Highest number of poor live in Kurigram

A poverty map of Bangladesh shows that the highest numbers of poor people live in Kurigram district while the rate is lowest in Kushtia district. BBS and the World Bank in collaboration with the World Food Program (WFP) prepared the poverty map. The poverty map of Bangladesh was launched with the aim to enable the government and policymakers to identify the poorer areas and allocate resources for pulling the distressed out of the curse.

Kurigram tops in the district level poverty rate where 63.7 percent people are poor while the poverty rate in Kushtia district is only 3.6 percent. In terms of districts, Kurigram has the highest poverty rate of 63.7 percent followed by Barisal 54.8 percent, Shariatpur 52 percent, Chandpur 51 percent, Satkhira 46.3 percent, Sirajganj 38.7 percent and Sunamganj 26 percent, according to the study. The lowest poverty rate was recorded in Kushtia at 3.6 percent, Noakhali at 9.6 percent, Dhaka at 15.7 percent, Bogra at 16.6 percent, Barguna at 19 percent, Sylhet at 24.1 percent and Panchagarh at 26.7 percent. The maps show that the northern and southern districts, apart from Barisal, have a high prevalence of poverty and low primary school completion rates. Similarly, poverty appears to be high in chronic disaster-prone areas such as the districts along the Jamuna River where the communities are repeatedly affected by river erosion and flooding and in the southwest, which is prone to cyclones, tidal surges, and salt water intrusion and water-logging. The government officials claimed that starvation in the monga-hit northern region has now come down to 3 percent from 45 percent mainly due to the government’s economic activities in the area.

Comparison with India and Pakistan

The number of people living in extreme poverty in the South Asia region has fallen to 13.5 percent in 2015, compared to 18.8 percent in 2012, according to new World Bank report. While there has been impressive progress made toward reducing poverty due to strong growth and resilience in the South Asian countries, the region is still home to a very large number of poor. As compared to this, East and Southeast Asia almost halved the rate of poverty during the same period of time.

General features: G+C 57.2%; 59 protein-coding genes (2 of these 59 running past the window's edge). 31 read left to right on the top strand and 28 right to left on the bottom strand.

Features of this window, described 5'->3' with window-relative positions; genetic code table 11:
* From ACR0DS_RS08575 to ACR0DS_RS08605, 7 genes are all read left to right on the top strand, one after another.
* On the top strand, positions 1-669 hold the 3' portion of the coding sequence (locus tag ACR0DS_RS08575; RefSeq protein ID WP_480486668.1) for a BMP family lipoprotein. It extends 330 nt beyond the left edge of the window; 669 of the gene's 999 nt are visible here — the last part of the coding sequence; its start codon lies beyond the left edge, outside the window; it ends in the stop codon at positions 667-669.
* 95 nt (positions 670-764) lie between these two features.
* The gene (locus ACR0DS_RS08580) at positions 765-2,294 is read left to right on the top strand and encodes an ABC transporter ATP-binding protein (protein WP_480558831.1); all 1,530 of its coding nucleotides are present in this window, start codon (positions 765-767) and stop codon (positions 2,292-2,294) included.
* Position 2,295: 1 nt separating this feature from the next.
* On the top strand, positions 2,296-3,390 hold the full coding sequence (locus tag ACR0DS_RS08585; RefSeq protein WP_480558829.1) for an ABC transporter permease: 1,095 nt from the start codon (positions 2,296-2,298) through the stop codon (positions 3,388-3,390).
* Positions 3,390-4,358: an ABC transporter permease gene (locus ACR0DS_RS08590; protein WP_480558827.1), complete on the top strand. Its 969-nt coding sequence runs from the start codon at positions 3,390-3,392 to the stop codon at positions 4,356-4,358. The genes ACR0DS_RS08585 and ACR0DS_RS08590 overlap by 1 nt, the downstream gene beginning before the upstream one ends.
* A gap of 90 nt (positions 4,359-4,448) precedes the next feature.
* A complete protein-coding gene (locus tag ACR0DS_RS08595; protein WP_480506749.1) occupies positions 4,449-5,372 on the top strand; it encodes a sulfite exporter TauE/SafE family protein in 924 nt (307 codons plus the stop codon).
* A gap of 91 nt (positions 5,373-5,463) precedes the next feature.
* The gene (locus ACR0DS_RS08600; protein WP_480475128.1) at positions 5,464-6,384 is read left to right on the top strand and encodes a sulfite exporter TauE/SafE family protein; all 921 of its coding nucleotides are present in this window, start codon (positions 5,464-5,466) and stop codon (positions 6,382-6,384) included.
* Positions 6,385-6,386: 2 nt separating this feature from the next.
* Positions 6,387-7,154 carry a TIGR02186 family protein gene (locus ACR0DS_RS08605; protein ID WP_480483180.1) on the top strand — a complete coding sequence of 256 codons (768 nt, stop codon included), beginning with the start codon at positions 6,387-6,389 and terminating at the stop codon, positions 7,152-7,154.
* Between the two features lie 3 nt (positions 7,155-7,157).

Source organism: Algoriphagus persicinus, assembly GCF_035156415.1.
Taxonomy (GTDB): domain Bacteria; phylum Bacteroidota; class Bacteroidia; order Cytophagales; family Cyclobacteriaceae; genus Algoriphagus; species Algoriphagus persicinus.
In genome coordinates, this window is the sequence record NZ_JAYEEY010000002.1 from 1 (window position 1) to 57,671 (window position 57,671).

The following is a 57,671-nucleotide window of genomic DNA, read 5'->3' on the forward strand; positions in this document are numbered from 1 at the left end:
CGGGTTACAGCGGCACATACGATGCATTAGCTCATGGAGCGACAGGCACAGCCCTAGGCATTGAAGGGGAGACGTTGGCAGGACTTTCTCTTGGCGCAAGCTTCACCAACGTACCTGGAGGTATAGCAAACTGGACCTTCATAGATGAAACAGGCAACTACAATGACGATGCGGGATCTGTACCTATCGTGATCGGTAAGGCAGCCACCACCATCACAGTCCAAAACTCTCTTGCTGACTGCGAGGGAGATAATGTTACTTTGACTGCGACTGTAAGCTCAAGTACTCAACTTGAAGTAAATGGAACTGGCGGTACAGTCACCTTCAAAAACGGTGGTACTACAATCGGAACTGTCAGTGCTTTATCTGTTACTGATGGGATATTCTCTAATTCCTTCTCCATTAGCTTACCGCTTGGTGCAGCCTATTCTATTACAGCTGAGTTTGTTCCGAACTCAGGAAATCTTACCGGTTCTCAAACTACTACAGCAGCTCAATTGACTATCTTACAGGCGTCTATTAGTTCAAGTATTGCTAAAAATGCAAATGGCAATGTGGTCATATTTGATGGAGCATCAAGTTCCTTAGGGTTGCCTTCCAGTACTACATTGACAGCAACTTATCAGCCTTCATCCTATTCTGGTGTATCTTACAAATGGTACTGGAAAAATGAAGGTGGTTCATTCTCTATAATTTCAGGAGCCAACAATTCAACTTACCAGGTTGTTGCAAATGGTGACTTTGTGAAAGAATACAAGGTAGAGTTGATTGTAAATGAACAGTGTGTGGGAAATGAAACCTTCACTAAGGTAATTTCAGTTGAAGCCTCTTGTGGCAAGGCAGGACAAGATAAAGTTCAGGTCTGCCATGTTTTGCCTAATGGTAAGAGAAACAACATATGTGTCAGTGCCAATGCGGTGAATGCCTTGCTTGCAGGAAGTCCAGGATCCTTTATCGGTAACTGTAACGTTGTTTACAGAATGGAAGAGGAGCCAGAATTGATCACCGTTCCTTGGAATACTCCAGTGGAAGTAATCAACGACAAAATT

In comparison with India and Pakistan, Bangladesh is more ahead in poverty alleviation. For example, India accounted for the largest number of people living below international poverty line in 2013, with 30 percent of its population under the USD1.90-aday poverty measure, according to the World Bank report.

India accounts for one in three poor persons in the world, the international lender. India had 30 percent of its population living below poverty line at 224 million, the global lender said. Nearly 800 million people lived on less than USD1.90 a day in 2013, around 100 million fewer poor people than in 2012, it added. Whereas in Pakistan, four out of 10 persons are living in acute poverty with the population of Balochistan faring the worst among the provinces, according to Pakistan’s first-ever official report on multidimensional poverty. The report shows a sharp decline in national poverty rates falling from 55 percent to 39 percent from 2004 to 2015. The report states 38.8 percent of Pakistan’s population lives in poverty. A majority of the rural population (54.6 percent) lives in acute poverty, while this ratio is only 9.4 percent in urban areas.